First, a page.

For example, if optical data links are required for operation, an infrared data link 164 can replace the wireless 303 MHz radio frequency link. By using an infrared (IR) transmitting diode, such as the Hewlett Packard (Cupertino, Calif.) HSDL-4320, one can transmit an identically formatted infrared signal (at 880 nm) which contains the desired data. This asynchronous signal is then be processed similarly to the data discussed above. By simply driving the IR LED at the appropriate current (e.g. 75 ma) using a standard MOSFET transistor, the diode will generate enough optical radiation for line of sight data transmission applications
It should also be noted that the migration of this electronics package to a hybrid or large mixed signal ASIC is possible. Since the core of the electronics is the main microcontroller 108, supply 114, instrumentation amplifier 104, and analog to digital converter 106, these devices could be configured as the central unit with any output option being the only electronic variable in the system.
One further adaptation includes the addition of a battery power unit 166. This unit allows digital communication on a regularly scheduled time sequence via a specialized timer chip and standard RS-485 transceiver 155. Using a Seiko Instruments USA (Torrance, Calif.) S-3530A I2C bus Real Time Clock, the main sensor and processing system 150, will be powered on at programmed time periods via the S-3530A clock and the voltage provided by the battery power. In turn, the microcontroller 108 will obtain a measurement, broadcast the measurement via the RS-485 output 155, then power off the unit by reprogramming the S-3530A alarm feature. This feature is possible because of the stand-alone capability of the electronics described in FIGS. 4 and 5.
FIG. 6 is a flow diagram illustrating the overall software process 200 of the electronic pressure sensor system. The process 200 begins at a Power-On/Reset state 201 wherein the microcontroller 108 is either given power or reset. The process 200 then moves to a state 202 wherein numeric configuration data, including coefficients and constants, are read. This configuration data is used to decode the temperature and sensor data from the sensors. The data can be read via the pressure sensor's own internal non-volatile memory or from the serial EEPROM 112.
The configuration data can relate to both analog and digital signals being input into the sensor. In addition, the configuration data can hold a flag indicating the desired format of the output data. For example, the configuration data might specify that the data should be output in a RS232 format. In systems having multiple sensors, a sensor address of a sensor could also be read from the configuration data.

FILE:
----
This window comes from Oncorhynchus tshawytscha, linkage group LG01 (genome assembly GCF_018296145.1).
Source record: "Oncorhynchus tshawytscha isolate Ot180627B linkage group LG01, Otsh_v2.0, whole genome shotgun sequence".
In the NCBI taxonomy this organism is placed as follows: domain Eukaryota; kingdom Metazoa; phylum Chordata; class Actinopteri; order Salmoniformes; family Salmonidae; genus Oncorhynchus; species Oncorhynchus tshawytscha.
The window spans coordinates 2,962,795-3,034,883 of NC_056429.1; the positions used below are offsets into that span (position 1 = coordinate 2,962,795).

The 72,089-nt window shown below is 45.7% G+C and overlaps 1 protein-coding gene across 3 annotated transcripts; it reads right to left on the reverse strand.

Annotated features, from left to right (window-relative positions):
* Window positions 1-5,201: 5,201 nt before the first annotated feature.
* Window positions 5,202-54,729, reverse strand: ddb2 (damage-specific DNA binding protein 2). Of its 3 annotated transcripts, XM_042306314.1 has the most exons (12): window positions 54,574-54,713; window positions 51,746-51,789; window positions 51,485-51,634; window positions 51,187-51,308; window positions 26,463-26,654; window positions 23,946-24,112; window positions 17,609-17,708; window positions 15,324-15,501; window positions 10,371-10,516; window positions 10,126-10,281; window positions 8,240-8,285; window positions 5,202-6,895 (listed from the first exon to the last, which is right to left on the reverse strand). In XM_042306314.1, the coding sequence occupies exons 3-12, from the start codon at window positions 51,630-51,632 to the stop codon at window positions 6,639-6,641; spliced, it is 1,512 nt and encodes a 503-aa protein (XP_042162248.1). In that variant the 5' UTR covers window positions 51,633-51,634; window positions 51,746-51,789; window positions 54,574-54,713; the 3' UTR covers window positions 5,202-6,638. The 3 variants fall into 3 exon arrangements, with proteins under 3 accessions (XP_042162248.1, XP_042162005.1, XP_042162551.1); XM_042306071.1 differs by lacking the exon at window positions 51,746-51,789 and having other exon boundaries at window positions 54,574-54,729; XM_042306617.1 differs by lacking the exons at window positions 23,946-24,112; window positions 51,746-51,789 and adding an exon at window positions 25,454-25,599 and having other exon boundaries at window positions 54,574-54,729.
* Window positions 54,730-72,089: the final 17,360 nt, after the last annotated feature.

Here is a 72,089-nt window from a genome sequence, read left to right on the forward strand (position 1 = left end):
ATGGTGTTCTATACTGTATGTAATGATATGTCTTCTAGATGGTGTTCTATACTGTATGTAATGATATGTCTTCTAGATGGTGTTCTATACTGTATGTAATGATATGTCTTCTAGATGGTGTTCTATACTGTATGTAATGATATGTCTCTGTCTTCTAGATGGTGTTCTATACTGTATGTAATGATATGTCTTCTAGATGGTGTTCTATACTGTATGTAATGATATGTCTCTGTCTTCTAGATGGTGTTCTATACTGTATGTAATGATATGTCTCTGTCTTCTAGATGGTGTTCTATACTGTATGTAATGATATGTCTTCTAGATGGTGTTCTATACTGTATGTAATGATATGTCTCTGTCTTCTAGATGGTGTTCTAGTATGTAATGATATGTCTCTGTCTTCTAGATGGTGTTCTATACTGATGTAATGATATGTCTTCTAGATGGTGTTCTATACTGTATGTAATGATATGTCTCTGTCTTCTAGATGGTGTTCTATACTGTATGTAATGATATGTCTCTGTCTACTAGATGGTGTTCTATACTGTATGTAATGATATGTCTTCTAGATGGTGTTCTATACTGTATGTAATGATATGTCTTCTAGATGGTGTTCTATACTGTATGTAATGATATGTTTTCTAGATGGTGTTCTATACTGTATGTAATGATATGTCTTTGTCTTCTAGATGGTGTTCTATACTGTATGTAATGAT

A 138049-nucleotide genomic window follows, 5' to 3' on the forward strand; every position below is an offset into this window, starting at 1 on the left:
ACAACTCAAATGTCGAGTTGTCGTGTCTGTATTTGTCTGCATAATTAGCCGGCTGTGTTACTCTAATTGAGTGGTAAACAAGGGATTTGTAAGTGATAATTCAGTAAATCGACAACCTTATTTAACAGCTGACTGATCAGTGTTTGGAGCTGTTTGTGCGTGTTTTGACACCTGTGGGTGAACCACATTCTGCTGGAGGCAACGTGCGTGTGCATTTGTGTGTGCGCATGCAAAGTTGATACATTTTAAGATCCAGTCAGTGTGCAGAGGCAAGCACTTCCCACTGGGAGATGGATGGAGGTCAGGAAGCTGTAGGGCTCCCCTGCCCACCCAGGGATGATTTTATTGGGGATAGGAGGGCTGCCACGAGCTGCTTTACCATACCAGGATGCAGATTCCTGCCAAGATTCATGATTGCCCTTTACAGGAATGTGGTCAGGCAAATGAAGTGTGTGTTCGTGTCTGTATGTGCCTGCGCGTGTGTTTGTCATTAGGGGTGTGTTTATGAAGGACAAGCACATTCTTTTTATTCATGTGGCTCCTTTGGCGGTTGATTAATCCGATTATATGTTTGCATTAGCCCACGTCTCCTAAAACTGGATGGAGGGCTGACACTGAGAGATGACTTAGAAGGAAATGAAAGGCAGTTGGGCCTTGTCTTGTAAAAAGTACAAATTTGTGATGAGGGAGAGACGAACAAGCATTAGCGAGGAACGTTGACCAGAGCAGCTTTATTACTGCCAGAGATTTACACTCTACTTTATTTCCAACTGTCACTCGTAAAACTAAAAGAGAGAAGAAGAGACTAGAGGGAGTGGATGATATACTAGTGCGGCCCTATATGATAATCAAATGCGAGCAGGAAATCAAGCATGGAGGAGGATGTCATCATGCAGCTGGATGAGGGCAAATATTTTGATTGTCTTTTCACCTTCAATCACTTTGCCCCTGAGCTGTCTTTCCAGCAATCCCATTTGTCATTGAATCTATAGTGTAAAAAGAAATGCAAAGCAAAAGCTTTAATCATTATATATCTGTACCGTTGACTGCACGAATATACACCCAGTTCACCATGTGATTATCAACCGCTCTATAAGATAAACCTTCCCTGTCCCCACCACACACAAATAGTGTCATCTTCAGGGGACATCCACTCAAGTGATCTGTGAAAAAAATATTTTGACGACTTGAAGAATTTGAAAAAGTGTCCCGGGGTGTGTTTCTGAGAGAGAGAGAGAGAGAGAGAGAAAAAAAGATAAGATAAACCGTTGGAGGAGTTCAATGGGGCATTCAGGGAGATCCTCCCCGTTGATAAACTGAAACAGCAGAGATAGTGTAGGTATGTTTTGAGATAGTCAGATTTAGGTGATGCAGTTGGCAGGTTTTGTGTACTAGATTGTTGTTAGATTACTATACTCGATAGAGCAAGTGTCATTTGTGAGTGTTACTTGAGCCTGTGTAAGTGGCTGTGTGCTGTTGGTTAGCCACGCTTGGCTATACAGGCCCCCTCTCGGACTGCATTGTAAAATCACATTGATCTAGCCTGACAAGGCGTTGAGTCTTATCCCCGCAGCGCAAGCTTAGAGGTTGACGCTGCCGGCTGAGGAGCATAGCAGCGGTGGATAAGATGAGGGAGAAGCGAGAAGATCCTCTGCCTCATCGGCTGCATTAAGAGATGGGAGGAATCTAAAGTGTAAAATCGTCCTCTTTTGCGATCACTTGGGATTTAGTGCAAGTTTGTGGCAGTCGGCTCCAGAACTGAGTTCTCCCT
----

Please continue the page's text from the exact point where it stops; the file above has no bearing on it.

Once the configuration data is read at the state 202, the process 200 moves to a decision state 212 and determines if any requests to read the current pressure have been received. If no requests have been received, the process 200 loops until a decision is made that a request to read the pressure data has been received.
After a request to read the pressure sensor data has been received at the decision state 212, the process moves to a state 203 to digitally read the current temperature of the pressure sensor. As discussed previously, the readings from the pressure sensor vary with temperature, so a temperature reading is taken in order to more accurately calculate the media pressure. Once the temperature is digitally read at the state 203, the process 200 moves to a state 204 and reads the current digital pressure that has been derived from the analog output of the pressure sensor. The digital pressure is output from the A/D converter 106 (FIG. 4).
The process 200 then moves to a state 205 and uses the offset and temperature characteristics from state 202 to calculate a set of corrections for the sensor's offset, sensitivity, and for oscillator frequency of the PIC12C509 which can vary with temperature. By sensing temperature, the processor can correct its own oscillator errors with temperature, as it could with any component have temperature behaviors which could require correction. Since the sensor module is designed to output data in various formats (as shown in FIG. 5) two possible software paths are available from this point.
Thus, a decision is then made at a decision state 206 whether the desired output is in a digital or an analog format. If the desired output is in a digital format, the process 200 moves to a state 207 and converts the digital values to a pressure calculation. A digital output to an external device or a display, result in converting the pressure to the preferred units (i.e. English or Metric) then output the data in any desired format, such as RS-232, RS-422or RS-485. The process then moves to a state 208 wherein the pressure values are transmitted in an ASCII format to the desired recipient.
However if a decision is made at the decision state 206 that the sensor output will be in an analog format, the process 200 moves to a state 209 wherein the sensor reading is scaled to the appropriate analog voltage outputs for direct voltage out or current outputs using dual digital-to-analog converters and dual operational amplifiers for direct current out at a state 210.